• Sen. John Edwards: I’m not a fan of John Edwards. I appreciate his “two Americas” point of view and stance against poverty. I admit his willingness to admit taxes might have to be raised (or at least the tax cuts for the rich will have to be rolled back) to fund his health care system. But in 2004 I saw him as a smarmy, greasy glad-hander, and I don’t think he’s really done anything to convince me otherwise. He still seems like a snake-oil salesman to me. And this debate didn’t make him stand out as a front-runner, despite being the VP candidate just three years ago. Unless Edwards does something to improve his image and visibility, he’s going to fade away… and his wife’s cancer, while by no means something to encourage supporting him, will be a factor no matter how hard he tries to deny it.
  • Sen. Hillary Clinton: Hillary Clinton is widely considered one of the two front-runners (with Obama). This debate was more of the same from her. If you like her, you probably liked her debate. If you don’t like her, you probably don’t like her performance. Commentator Chris Matthews pointed out she kept her voice down (he usually says she’s high-pitched). Matthews is an idiot, but he’s on to something here: Hillary is a powerhouse because people see her as continuing the Clinton legacy. Which is a false way to see her. And just listen to her. She is annoying, and comes across as uncooperative (even if that’s not true, appearances are important). She supported the Iraq War, and there’s nothing about her positions that makes me think she’s changed. (Actually, the funny thing about Hillary is that she’s running almost solely on the basis of being Hillary Clinton — very few actually know anything she stands for. And even after November 2008, they probably still won’t.)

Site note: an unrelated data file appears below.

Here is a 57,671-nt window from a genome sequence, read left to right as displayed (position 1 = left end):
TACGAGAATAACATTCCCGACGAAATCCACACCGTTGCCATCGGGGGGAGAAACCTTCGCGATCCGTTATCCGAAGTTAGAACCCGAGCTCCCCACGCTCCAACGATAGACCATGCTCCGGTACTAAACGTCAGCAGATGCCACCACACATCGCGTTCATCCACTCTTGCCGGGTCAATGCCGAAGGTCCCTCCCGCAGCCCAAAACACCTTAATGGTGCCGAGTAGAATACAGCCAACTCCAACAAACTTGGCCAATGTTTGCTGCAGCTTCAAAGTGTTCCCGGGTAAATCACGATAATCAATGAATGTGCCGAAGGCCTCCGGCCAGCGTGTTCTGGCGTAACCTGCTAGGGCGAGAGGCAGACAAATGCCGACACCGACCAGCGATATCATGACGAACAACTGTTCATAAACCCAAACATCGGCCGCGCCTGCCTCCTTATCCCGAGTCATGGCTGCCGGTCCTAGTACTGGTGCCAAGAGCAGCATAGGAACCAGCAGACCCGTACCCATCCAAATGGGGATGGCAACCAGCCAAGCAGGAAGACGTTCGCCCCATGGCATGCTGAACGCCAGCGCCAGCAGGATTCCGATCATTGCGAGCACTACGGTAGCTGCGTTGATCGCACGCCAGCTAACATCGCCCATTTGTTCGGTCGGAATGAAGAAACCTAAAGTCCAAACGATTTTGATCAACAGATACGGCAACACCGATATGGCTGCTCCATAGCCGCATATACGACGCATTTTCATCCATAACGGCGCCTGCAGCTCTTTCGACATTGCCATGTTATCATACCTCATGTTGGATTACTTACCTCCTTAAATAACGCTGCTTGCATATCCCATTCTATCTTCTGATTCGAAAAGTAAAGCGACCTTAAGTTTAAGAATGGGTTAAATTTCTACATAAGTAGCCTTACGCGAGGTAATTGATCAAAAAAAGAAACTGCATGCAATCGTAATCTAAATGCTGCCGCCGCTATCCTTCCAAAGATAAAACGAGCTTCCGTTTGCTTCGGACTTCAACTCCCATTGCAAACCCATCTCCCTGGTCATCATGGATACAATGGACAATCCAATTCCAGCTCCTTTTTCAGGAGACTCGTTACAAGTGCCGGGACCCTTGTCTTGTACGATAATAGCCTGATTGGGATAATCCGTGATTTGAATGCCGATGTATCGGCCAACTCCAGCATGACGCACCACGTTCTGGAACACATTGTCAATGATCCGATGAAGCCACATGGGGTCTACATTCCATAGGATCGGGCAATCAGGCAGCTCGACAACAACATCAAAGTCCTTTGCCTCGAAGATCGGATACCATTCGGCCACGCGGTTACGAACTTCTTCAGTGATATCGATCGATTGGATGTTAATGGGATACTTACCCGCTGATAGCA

• Sen. Barack Obama: The other leading candidate (with Hillary), Obama came out simultaneously stronger and weaker in this debate. Those who support him are probably bolstered by his job here. He is a great speaker and comes off as very charismatic (I would say the most charismatic of all of them). People like him. Yet, he took heat from Kucinich and Gravel and we see now Obama — despite being considered very liberal by the press — believes Iran is evil and he would not be against using nuclear weapons should he feel her has to. This is a very realistic position, but also ruins any anti-war image he was trying to gain here. Personally, my personal thoughts on Obama were tainted here and in my mind he took the biggest loss. (Judging from the message boards at Crooks and Liars, I am by no means alone in losing a great deal of hope and respect in Obama.) Which is fine by me, as I think he’s running a strong campaign with no substance.
  • Chris Dodd: “Who is Chris Dodd?” When Dodd walked on to the stage, many people asked this question. When he left the stage, many people asked the same question. Dodd left no impression on people regarding his views or why he should be considered. And he is yet another uncharismatic candidate (and frankly, really really ugly). Dodd, with no chance in hell of winning and nothing original or interesting to contribute to the race, I ask you: please be the first one to drop out. The next debate would be blessed by your absence.

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or another one of the writings of Gavin.